With my imported characters, combat was so easy that it wasn't even an issue. I put the emulator into warp mode a few times just to get it out of the way. Enemies rarely overcame my defense values and didn't do much damage when they did. The few hit points I lost were rapidly restored with the "March of the Bold Ones" bard song. I didn't cast any spells in combat except to screw around and remind myself how the system works. I'll thus save a longer account of combat, magic, and bard songs for a later entry in which I faced more challenging foes.
Combat with some orc-like things, some skeletons, and some beholder-like things.
Among the items of furniture, I found a few equipment upgrades, including gauntlets, iron boots, and a battle axe, but most of the other items--potions, scrolls, horns, rings, duplicate weapons--just crowded my inventory, and I ended up dropping a lot of it.
Looting a chest.
With combat so easy, the only real challenge came in the form of puzzles. Worlds features the same sort of puzzles as Legend, in which you have to experiment with a variety of mechanics like teleporters, switches, rotating pillars, and missile-shooters to figure out the right sequence to open a door or get to the other side of a room. Some of them are fair, with the elements behaving in a consistent, empirically determinable manner; others seem random to me.
The first puzzle room I found was relatively easy. The goal was to get to the other side of a patch of water. Each side of the water had one teleportation square and one pillar with a button, and in the (inaccessible) back corner was a pillar that shot fireballs along with two squares at the end of the pillar's range, each with a "Damage" rune.
The first "puzzle room."
You solve puzzles like this by taking a save and starting to mess around, noting what each element does. It turns out that the first button causes the pillar to fire a missile. The second causes the pillar to rotate. When the missile reaches the southern "Damage" rune, it teleports anyone on the first teleportation pad to the second. When the missile reaches the eastern "Damage" rune, it causes the eastern door to open. The solution is to have someone stand on the first teleportation pad, have someone else press the first button, have the first (now teleported) character press the second button to rotate the pillar, and then have the second character press the first button again.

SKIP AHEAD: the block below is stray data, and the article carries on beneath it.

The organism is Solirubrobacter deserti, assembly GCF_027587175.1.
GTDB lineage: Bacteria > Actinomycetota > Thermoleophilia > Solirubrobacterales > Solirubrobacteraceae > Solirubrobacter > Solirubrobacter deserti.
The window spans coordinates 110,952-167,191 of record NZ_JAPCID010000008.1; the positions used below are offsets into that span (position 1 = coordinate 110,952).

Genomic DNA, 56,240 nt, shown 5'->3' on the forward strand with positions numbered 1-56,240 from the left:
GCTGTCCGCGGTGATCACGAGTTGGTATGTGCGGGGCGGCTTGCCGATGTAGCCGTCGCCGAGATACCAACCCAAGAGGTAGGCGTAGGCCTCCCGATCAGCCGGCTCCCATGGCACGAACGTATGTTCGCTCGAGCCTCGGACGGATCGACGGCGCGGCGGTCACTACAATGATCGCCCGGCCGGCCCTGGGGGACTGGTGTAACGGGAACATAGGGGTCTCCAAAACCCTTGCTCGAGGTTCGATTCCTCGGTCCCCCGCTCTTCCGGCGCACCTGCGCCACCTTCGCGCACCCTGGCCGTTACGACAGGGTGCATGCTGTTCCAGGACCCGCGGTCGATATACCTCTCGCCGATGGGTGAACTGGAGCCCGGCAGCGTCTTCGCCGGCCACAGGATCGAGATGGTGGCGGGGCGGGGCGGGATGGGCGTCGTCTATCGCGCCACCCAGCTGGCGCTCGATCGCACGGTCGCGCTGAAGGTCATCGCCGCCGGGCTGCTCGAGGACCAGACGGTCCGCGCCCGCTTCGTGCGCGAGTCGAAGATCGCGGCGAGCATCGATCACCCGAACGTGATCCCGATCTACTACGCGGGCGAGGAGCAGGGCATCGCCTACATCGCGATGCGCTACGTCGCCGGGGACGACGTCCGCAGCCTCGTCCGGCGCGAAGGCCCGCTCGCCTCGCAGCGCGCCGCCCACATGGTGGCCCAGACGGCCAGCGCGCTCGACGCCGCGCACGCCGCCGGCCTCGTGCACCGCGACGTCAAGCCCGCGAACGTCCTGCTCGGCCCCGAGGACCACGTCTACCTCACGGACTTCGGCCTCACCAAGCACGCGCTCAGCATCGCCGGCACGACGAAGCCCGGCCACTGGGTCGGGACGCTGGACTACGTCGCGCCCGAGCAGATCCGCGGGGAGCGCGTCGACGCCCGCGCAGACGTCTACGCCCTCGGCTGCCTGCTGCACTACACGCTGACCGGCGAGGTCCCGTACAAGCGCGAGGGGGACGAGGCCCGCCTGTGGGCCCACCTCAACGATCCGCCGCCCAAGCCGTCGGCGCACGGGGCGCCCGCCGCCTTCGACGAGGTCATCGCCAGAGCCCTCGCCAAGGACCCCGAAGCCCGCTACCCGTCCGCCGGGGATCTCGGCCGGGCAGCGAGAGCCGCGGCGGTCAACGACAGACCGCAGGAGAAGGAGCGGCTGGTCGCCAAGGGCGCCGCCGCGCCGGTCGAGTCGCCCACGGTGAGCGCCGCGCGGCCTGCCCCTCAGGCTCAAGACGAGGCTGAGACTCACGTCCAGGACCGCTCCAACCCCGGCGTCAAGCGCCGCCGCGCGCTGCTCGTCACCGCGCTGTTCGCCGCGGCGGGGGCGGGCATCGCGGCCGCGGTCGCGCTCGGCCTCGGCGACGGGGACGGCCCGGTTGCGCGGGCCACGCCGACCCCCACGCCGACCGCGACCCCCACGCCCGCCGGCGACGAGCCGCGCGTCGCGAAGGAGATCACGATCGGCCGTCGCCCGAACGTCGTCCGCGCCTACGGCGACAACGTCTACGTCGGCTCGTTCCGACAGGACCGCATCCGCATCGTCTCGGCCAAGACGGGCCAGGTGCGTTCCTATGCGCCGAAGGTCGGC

Some of the puzzles have multiple teleporters in succession but don't teleport someone if another character is already on the destination pad. There are times that the solution is to block the destination pads to keep someone from teleporting. 
In this room, I had to block destination squares.
Out of four or five puzzle rooms in the dungeon, only one gave me any serious heartache. I figured it out without a hint, but the fact that I nearly caved bodes ill for what I'm sure are more complicated puzzles in the future. It was the only puzzle that required me to cast spells--specifically, to cast "Missile Damage" ("Forward Damage" might have also worked; I didn't try) on a "Damage" rune to get a missile pillar to fire. The shot below shows the setup.
One of the more difficult puzzle rooms.